So she had her first test yesterday - math rules- no not "Math Rules!!!!!" but math rules, defining rules like the associative property. Anyway, she came home crowing because she was the only one in her car pool who got the bonus point. 3 of the boys in our neighborhood go to the special math class, including the twins we have carpooled with for 3 years. Their mom does most of the driving. Pinch me, I'm so lucky! Anyway, back to math rules- the directions at the top of the test said to put a star next to your name, which she did. Em- you're a star in my book. I'm glad that you're not intimidated by being the only girl from your school going to math class, and I'm glad that the ideas in 'Free To Be You and Me' are not novel for you, but just how it is. Math Rules!

PS For the record, there are 8 girls out of 24 students in Em's math class.

I am really, really proud of my kids, and I'm being redundant Part I

I am very proud of my children. They are both talented, smart young women. N, the oldest, is passionate about singing. After being forced to go to Opera Camp after her sophomore year, she fell in love with opera. Although she is naturally talented, she also works very hard, practicing at least an hour every day. She had the lead in her school musical her sophomore year, but ended up with a small part her junior year. Yes, I'm bragging, but hang in there because it is relevant to the story. So last week were try-outs for the fall musical. She's a senior, a busy senior with lots of stuff on her plate. But I knew how much this meant to her. Getting a small part would crush her. I gave her all the usual mom-isms like "Just do your best; that's all you can do!" and sent her out the door with a smile and a wave. It is so painful because I have no control over the outcome. I am powerless to protect my baby against 'life.'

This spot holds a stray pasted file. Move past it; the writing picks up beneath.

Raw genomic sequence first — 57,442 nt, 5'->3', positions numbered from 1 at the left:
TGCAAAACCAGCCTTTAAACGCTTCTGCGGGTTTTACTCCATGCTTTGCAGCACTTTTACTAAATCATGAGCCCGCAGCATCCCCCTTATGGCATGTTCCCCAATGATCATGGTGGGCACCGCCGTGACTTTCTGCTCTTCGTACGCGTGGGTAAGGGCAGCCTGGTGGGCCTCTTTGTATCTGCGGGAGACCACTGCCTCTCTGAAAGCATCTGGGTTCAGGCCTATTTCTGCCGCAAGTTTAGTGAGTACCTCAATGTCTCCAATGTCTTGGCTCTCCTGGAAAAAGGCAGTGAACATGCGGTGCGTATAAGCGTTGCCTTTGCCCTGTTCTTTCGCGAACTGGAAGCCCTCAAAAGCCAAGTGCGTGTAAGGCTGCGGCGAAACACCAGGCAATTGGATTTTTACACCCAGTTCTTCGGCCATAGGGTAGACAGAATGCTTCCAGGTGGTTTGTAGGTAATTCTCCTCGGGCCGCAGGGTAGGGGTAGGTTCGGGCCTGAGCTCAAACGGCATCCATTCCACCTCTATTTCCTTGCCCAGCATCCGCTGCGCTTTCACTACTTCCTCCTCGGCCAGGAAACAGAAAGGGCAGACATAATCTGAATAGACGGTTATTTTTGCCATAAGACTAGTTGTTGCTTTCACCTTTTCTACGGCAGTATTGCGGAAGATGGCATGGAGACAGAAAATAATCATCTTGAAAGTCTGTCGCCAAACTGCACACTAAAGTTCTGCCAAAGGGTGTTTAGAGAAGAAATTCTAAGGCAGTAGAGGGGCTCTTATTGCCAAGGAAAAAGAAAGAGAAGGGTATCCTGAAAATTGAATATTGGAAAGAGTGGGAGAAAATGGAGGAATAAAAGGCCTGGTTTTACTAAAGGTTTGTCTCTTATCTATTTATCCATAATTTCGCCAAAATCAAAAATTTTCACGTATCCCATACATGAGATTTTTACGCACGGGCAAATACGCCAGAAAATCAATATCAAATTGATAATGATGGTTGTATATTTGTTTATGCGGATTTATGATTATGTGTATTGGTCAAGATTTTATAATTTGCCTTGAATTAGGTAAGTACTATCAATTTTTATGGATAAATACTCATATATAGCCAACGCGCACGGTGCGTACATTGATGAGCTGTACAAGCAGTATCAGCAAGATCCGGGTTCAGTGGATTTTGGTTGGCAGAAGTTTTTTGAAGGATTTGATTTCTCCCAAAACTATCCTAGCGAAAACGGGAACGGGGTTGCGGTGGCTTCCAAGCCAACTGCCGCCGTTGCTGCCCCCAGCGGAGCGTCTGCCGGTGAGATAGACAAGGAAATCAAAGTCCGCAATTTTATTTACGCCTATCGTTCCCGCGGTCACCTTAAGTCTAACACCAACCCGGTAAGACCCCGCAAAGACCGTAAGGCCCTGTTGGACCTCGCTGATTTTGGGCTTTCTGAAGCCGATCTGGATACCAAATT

"Call me!" I told N before she left for school the next morning. The cast list was scheduled to be posted at noon, and I knew that I would be on edge all day.

"Mom, you know that I'm not allowed to use my cell phone at school."

My response was totally logical, "You don't have to follow the rules today because I need to know what's going on. Just sneak into the bathroom and call me."

I just got 'the look.' If you're a mom you know 'the look'. The look says, "my life is hell because my real mommy that lives in a mansion, with a stable full of horses and a swimming pool in the back yard hasn't shown up to rescue me, so I am stuck with this pathetic excuse for a mom."

So I get a text a work from her best friend M_H_ at noon. It reads, "Hi, this is m_h_. I got the lead and N is the queen!"

I squeal, jump up and down, and text back, "AWESOME!"

When N gets home she is just beaming. She tells me all about M_H_'s part. I ask if she's happy with her part, and she says, "YES!" [sidebar: these are conversations with teenagers, so there are lots of words in caps with exclamation points.] N goes on to observe that she's had her chance to have the lead, but M_H_ has had small parts over the years and really deserves the lead. M_H_ is a talented girl and will do a great job. Natalie's part is an over-the-top character role with lots of monologue and one solo. She is thrilled. I am thrilled.

This part will give her a chance to work on her acting, and because she is not in every scene, she doesn't have to be at practice every day. But the BEST PART in my book is that N is the kind of friend who is truly happy for M_H_. I am more proud of her support for M_H_ than I am of her getting a really plum part in the school musical. It's a mom thing.

Thursday, September 9, 2010

I read in the news today that Snooki, the reality star from Jersey Shore was fined for being a public nuisance. My first thought was that this was not news; I'm pretty sure the world has known she is a public nuisance for quite some time.